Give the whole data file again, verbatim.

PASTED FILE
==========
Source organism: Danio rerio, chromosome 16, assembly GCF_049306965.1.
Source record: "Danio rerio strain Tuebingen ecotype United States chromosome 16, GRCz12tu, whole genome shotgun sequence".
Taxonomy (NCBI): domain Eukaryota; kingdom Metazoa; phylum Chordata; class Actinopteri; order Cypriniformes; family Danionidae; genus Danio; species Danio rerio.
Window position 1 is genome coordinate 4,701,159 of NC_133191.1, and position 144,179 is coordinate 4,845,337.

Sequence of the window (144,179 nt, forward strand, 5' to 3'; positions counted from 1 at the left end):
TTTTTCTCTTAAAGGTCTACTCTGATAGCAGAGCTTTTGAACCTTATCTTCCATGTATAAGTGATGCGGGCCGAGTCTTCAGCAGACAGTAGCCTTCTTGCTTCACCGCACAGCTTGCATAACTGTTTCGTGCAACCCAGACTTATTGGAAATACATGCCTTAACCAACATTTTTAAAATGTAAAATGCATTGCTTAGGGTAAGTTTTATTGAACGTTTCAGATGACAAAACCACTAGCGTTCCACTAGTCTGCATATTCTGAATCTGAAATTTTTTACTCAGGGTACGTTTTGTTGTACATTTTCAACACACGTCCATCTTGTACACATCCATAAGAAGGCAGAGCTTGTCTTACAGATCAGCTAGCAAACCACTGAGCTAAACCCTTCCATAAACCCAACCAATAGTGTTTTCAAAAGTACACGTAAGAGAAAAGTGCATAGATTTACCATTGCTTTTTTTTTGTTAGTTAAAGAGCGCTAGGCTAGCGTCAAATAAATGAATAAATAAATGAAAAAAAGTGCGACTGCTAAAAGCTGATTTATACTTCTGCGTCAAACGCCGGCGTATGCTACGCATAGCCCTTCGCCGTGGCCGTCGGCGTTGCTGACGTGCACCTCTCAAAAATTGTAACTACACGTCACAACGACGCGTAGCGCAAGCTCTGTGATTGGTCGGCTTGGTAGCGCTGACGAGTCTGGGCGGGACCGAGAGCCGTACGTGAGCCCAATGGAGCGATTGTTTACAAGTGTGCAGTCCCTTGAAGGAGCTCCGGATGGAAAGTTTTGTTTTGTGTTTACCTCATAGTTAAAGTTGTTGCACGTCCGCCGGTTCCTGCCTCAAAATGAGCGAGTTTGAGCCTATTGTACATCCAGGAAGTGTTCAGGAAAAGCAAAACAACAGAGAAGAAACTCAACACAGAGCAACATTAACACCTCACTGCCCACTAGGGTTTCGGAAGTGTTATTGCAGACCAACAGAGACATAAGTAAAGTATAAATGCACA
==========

Source organism: Danio rerio, chromosome 16, assembly GCF_049306965.1.
Source record: "Danio rerio strain Tuebingen ecotype United States chromosome 16, GRCz12tu, whole genome shotgun sequence".
Taxonomy (NCBI): domain Eukaryota; kingdom Metazoa; phylum Chordata; class Actinopteri; order Cypriniformes; family Danionidae; genus Danio; species Danio rerio.
Window position 1 is genome coordinate 4,701,159 of NC_133191.1, and position 144,179 is coordinate 4,845,337.

Sequence of the window (144,179 nt, forward strand, 5' to 3'; positions counted from 1 at the left end):
TTTTTCTCTTAAAGGTCTACTCTGATAGCAGAGCTTTTGAACCTTATCTTCCATGTATAAGTGATGCGGGCCGAGTCTTCAGCAGACAGTAGCCTTCTTGCTTCACCGCACAGCTTGCATAACTGTTTCGTGCAACCCAGACTTATTGGAAATACATGCCTTAACCAACATTTTTAAAATGTAAAATGCATTGCTTAGGGTAAGTTTTATTGAACGTTTCAGATGACAAAACCACTAGCGTTCCACTAGTCTGCATATTCTGAATCTGAAATTTTTTACTCAGGGTACGTTTTGTTGTACATTTTCAACACACGTCCATCTTGTACACATCCATAAGAAGGCAGAGCTTGTCTTACAGATCAGCTAGCAAACCACTGAGCTAAACCCTTCCATAAACCCAACCAATAGTGTTTTCAAAAGTACACGTAAGAGAAAAGTGCATAGATTTACCATTGCTTTTTTTTTGTTAGTTAAAGAGCGCTAGGCTAGCGTCAAATAAATGAATAAATAAATGAAAAAAAGTGCGACTGCTAAAAGCTGATTTATACTTCTGCGTCAAACGCCGGCGTATGCTACGCATAGCCCTTCGCCGTGGCCGTCGGCGTTGCTGACGTGCACCTCTCAAAAATTGTAACTACACGTCACAACGACGCGTAGCGCAAGCTCTGTGATTGGTCGGCTTGGTAGCGCTGACGAGTCTGGGCGGGACCGAGAGCCGTACGTGAGCCCAATGGAGCGATTGTTTACAAGTGTGCAGTCCCTTGAAGGAGCTCCGGATGGAAAGTTTTGTTTTGTGTTTACCTCATAGTTAAAGTTGTTGCACGTCCGCCGGTTCCTGCCTCAAAATGAGCGAGTTTGAGCCTATTGTACATCCAGGAAGTGTTCAGGAAAAGCAAAACAACAGAGAAGAAACTCAACACAGAGCAACATTAACACCTCACTGCCCACTAGGGTTTCGGAAGTGTTATTGCAGACCAACAGAGACATAAGTAAAGTATAAATGCACA